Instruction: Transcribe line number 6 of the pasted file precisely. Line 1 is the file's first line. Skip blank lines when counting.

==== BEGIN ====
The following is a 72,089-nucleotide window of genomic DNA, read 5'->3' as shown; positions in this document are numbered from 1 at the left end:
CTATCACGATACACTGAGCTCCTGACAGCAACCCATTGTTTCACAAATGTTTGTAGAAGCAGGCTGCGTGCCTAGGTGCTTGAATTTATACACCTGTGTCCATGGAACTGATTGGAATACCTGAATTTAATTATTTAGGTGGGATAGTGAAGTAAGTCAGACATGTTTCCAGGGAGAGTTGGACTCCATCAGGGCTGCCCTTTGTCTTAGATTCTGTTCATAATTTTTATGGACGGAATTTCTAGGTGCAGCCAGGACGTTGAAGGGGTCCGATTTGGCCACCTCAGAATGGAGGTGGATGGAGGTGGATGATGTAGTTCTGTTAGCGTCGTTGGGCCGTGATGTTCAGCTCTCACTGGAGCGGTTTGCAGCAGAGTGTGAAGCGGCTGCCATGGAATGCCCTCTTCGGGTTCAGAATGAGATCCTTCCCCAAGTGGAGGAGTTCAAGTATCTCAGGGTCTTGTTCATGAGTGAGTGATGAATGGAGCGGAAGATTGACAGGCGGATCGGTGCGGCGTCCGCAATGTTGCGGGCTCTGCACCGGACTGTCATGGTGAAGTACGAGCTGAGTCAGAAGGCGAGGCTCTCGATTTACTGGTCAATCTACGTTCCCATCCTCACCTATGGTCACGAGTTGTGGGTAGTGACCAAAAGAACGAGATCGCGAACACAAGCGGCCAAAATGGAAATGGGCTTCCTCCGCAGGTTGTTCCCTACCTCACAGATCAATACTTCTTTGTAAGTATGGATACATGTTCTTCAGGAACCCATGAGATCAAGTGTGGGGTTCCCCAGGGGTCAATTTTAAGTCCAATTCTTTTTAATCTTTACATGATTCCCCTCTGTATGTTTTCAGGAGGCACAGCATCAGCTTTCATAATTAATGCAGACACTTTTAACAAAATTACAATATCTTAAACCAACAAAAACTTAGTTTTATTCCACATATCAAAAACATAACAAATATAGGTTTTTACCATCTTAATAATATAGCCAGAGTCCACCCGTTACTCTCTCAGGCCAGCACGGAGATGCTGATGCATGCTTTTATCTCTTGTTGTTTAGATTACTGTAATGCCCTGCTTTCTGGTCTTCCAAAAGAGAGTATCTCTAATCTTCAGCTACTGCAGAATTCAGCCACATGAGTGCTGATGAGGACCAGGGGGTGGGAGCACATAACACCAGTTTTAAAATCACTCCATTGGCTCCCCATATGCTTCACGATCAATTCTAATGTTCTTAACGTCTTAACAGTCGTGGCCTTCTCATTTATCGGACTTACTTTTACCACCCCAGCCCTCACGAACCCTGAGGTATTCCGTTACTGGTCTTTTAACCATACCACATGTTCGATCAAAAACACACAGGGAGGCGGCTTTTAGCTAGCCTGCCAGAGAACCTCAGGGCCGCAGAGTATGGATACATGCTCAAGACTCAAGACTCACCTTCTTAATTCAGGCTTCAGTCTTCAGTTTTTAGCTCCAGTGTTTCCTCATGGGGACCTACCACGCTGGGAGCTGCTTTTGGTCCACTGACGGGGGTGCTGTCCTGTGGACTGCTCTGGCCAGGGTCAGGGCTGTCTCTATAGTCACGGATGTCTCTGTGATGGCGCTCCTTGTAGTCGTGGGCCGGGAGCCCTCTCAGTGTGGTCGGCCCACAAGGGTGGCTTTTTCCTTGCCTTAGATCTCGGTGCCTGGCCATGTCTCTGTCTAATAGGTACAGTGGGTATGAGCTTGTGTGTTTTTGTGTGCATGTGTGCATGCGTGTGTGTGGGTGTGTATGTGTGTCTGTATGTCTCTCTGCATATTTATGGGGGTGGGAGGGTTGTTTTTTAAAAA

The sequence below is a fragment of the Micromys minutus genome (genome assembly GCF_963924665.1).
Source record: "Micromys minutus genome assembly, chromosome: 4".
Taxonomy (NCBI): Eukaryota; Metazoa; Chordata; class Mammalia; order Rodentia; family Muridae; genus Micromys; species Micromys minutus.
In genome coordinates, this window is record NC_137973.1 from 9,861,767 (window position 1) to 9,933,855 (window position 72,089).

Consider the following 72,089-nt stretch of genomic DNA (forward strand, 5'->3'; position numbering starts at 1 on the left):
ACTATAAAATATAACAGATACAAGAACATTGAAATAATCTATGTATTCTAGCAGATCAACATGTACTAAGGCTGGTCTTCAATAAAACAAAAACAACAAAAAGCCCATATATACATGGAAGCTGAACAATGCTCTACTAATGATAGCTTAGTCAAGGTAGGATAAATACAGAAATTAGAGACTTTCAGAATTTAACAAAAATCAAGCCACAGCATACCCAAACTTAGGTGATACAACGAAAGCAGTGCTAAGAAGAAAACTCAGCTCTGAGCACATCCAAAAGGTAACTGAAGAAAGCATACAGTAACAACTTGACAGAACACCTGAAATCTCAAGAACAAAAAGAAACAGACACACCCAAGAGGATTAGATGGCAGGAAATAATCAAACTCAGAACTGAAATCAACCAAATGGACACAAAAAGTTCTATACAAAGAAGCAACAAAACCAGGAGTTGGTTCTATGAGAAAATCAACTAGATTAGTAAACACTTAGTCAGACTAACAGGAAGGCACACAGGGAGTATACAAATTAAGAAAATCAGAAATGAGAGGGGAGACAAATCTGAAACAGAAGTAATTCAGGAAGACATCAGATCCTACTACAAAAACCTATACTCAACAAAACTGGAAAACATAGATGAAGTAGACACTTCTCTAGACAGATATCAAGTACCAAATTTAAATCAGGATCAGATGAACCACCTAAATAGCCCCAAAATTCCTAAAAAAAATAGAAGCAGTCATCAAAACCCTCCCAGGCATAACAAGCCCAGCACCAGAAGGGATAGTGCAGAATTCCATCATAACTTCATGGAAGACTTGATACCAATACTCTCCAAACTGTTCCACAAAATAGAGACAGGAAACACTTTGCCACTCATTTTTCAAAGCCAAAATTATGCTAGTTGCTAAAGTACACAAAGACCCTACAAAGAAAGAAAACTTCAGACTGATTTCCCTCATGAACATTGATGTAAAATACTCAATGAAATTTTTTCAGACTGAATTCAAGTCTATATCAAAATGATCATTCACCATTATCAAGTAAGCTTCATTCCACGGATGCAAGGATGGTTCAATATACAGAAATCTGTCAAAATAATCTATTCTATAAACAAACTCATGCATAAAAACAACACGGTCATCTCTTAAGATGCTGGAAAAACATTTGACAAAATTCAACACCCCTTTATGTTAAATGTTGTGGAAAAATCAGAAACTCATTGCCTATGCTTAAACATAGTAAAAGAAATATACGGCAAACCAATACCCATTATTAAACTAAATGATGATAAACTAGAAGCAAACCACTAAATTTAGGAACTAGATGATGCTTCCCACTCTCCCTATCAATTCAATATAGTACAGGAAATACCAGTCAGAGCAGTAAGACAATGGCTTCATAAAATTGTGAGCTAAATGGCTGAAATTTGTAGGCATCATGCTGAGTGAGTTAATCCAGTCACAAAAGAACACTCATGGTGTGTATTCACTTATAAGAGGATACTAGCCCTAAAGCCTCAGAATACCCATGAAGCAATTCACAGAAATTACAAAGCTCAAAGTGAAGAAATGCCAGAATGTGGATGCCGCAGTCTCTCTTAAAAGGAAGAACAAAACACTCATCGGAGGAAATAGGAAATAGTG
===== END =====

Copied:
In genome coordinates, this window is record NC_137973.1 from 9,861,767 (window position 1) to 9,933,855 (window position 72,089).